Cell Phones: More Harm than Good?


Jake McAllister

The detriments of cell phones have caused students to be distracted in class, leading to frustrated teachers and grades dropping.

Drake Trent, Staff Writer

Cell phones have rapidly changed the way our everyday lives appear. There’s not a second that goes by where you don’t see someone whipping out their phones to check some app or another. Never before has a generation of people been able to access such a variety and depth of information at any time. We can even contact far away friends and family or new people from different countries. However, these newfound perks don’t come free of charge. Jean Twenge, a SDSU professor of psychology, has been studying the  impacts cell phones have had for years, including their uptick in availability and usage.

This increase in smartphone usage coincides with a decrease in intimate relationships and face-to-face contact. Especially in teenagers, mental health is deteriorating, quality/quantity of sleep is all but a myth of days past, and depression runs rampant in young populations.

Gone are the days of leaving early in the morning and getting back when the streetlights turn on. Now we prefer to seek companionship through a five-inch screen. Keeping up our snapstreaks has become a life or death situation as we are taking more care with those than with our friendships. Our lives have been irrevocably changed for the worse. Three out of every four high schoolers have an iPhone, and the effects are felt regardless of their class, race or where they live. More and more sources are finding that the smartphone’s biggest effect is on our happiness and social lives.

People bail on plans in favor of staying at home to binge watch the latest episode of the hit “Netflix” show; I’m just as guilty of this as anyone. Many of us would prefer the solace of our rooms and technology to going out. Seniors and eighth-graders have never had comparable social outings in the past. Before 2010, the historical low for seniors was 2.69 social outings per week, for 8th graders, their historical high was 2.5 per week. Before 2010, the numbers never crossed, with seniors even at their low points surpassing their younger counterparts. The steep drop began in 2007, in all groups admittedly. While this could be interpreted as an increase in college competition or social responsibility over the years, it does line up with widespread smartphone ownership. It may not be a causation, but there is a correlation. The decrease in active social lives is undoubtedly a shift for the worse. Humans are designed for social interaction, with the negative impacts ranging from depression to stunted mental growth. Maybe if the quality of conversation was getting better, the decrease in quantity could be negated, but sadly this just isn’t true. In my personal experience, there isn’t a day that goes by where in the middle of a conversation I don’t see someone whip out their phone, or I do the same thing myself. You can not to expect to listen to someone well and have meaningful interactions if your attention is constantly divided, and mostly dominated by the little box in our pockets.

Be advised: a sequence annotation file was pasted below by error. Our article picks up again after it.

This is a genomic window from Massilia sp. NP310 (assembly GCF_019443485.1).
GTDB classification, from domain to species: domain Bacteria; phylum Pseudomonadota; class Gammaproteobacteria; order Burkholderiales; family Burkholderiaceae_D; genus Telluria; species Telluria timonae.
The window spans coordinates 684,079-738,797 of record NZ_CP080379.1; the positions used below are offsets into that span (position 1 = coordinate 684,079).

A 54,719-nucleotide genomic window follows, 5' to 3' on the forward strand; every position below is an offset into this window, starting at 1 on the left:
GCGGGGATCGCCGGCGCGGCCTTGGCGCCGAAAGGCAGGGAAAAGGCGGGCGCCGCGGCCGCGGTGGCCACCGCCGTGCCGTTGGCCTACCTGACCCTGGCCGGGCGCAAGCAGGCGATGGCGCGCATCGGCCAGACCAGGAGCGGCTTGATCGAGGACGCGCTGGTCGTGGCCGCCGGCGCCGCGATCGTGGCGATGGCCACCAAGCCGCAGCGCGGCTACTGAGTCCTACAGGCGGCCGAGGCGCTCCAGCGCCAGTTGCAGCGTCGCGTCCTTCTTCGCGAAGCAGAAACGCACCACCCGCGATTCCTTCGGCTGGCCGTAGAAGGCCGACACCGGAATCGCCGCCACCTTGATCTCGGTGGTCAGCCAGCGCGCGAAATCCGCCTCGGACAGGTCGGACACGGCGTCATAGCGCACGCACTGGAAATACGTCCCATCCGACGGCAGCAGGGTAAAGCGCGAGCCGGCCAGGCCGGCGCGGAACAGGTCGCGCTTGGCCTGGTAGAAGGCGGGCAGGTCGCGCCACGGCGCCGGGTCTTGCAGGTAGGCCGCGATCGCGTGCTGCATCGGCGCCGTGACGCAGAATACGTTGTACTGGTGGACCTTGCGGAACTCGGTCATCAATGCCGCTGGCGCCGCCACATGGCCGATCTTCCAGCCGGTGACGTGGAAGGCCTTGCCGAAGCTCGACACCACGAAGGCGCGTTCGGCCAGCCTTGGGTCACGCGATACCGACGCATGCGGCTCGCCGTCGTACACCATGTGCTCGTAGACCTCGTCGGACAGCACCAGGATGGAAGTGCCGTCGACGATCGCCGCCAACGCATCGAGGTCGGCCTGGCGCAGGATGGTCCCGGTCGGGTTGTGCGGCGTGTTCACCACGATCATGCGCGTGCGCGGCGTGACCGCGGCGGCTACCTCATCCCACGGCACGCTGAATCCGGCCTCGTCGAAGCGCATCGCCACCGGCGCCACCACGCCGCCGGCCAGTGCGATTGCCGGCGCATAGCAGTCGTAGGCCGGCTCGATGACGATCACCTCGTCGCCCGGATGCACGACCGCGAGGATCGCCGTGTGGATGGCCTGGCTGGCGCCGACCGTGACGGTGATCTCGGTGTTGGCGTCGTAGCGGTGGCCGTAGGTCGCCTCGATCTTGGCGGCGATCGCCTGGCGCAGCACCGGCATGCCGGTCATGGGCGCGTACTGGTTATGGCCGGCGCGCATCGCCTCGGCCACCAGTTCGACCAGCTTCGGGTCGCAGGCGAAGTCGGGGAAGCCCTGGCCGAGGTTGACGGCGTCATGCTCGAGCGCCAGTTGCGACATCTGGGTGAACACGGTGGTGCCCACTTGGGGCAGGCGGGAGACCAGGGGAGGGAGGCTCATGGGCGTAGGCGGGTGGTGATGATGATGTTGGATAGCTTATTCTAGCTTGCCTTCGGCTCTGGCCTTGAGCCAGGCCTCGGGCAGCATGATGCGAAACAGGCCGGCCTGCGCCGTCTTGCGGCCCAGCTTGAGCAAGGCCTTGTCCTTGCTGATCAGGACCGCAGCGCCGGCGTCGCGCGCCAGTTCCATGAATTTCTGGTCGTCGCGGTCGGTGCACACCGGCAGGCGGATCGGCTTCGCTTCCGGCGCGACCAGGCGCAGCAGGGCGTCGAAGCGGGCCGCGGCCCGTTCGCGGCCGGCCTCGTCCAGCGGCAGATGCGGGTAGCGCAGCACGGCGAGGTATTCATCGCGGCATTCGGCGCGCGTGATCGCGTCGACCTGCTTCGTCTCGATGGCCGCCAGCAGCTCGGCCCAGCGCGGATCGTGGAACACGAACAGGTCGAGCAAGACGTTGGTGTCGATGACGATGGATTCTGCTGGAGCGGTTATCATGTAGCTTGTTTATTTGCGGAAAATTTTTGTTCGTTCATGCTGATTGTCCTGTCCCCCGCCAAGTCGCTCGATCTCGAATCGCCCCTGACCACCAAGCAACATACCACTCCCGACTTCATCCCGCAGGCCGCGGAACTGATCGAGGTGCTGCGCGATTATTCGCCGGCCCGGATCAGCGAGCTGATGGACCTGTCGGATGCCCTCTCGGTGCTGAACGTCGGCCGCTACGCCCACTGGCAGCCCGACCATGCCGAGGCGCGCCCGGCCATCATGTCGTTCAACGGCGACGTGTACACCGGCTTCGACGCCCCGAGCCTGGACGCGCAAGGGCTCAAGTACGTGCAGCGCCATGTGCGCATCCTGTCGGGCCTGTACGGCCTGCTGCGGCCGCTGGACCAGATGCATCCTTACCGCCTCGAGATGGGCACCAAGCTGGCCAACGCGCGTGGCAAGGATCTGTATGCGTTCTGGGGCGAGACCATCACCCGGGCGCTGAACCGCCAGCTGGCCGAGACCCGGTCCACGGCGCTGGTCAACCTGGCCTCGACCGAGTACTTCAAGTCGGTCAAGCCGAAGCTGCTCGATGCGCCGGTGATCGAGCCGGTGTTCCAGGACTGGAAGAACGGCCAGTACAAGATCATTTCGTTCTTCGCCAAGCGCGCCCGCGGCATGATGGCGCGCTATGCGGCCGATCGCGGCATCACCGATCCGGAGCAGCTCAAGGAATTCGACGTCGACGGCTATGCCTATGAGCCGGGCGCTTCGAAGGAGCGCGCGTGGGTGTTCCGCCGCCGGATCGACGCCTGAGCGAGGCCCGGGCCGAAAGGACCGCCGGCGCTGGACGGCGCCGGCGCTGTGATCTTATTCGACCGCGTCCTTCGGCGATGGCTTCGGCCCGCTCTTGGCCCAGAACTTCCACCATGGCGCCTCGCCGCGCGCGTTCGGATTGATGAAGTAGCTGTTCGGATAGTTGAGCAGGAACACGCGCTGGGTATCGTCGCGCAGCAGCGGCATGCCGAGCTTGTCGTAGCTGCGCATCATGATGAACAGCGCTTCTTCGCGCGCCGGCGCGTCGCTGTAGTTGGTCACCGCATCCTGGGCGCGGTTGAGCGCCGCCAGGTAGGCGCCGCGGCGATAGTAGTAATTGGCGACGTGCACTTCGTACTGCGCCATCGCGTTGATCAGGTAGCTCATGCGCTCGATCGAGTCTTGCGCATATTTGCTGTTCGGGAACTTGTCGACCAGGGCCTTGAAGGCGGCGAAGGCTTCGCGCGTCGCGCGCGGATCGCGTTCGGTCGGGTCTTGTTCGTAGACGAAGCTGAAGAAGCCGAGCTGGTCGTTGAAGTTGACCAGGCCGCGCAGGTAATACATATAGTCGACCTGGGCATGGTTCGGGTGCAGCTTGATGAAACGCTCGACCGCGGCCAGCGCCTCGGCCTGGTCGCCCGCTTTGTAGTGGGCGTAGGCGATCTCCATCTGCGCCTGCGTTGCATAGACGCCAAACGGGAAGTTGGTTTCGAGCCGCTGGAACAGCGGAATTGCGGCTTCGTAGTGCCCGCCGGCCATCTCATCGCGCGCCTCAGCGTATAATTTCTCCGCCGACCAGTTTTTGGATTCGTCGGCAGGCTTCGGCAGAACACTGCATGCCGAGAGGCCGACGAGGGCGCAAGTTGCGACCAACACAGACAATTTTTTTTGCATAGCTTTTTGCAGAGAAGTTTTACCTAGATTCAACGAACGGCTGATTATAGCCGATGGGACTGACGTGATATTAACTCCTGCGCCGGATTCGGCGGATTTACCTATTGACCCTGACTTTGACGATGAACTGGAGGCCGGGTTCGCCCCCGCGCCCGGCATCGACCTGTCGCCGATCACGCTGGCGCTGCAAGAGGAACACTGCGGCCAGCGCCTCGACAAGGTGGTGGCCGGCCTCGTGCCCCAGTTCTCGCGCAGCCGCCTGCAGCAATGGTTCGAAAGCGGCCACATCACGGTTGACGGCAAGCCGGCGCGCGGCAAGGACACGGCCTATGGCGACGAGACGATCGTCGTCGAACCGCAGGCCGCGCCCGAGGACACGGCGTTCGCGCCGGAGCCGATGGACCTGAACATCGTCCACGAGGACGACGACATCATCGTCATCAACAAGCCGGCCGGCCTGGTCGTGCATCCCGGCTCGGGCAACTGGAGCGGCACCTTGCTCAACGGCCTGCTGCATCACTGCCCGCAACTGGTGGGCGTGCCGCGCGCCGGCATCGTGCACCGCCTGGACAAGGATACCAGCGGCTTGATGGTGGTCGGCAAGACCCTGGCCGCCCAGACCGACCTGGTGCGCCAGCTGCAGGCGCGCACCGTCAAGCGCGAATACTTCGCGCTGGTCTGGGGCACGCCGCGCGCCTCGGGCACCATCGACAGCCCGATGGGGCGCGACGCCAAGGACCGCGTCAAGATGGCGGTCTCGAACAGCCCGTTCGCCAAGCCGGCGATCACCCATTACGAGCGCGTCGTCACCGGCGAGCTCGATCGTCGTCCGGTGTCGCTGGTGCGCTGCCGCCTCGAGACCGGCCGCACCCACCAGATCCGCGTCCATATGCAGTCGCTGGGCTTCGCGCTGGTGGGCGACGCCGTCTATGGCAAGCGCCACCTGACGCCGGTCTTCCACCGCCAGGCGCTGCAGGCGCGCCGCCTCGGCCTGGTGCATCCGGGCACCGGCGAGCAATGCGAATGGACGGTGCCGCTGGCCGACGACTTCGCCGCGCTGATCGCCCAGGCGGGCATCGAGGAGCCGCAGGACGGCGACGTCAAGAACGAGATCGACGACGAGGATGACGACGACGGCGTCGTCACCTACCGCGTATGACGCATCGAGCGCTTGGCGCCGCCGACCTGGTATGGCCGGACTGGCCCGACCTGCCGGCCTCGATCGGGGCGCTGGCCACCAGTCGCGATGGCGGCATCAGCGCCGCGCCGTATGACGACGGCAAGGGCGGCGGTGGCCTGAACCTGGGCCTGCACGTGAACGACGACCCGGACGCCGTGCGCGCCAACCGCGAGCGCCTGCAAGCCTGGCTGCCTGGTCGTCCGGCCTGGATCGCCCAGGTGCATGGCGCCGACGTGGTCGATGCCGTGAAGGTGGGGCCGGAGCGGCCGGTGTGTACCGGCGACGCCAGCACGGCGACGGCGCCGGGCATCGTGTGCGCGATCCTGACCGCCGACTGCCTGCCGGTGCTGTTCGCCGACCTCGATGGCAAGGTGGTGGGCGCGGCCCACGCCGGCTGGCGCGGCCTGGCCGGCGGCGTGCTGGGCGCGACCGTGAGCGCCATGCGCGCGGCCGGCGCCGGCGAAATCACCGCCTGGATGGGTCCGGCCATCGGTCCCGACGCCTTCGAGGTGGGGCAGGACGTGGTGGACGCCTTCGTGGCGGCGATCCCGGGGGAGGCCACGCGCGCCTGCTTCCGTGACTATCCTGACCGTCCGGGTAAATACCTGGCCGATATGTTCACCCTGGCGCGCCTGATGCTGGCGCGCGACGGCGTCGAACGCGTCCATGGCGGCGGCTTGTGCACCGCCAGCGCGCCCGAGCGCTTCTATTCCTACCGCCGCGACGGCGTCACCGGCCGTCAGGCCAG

Social media has gutted the communal aspects from our lives: our blood runs cold at the thought of talking to someone we don’t know. We isolate ourselves into specific friend groups and then further remove interaction. Our generation sees each other, outside of school,  40 percent less often than previous generations. While yes, our drinking, mortality and pregnancy rates are down, we lack so many of various other experiences, specifically those experiences you can only get from being in a group of friends. Like those dumb jokes and mistakes that everyone makes, that can form a person.

Beyond a social life in tatters, our mental state is worst than ever for this age group. Our mental maturity is far behind that of generations before us. Childhood extends well into high school, 18 year olds act more like 15 year olds and 15 year olds act more like 13 year olds. We see this in the longer waits to get a license, there’s less hurry to get out of the house and to college. Adolescence begins far later but lasts for a very small period of time.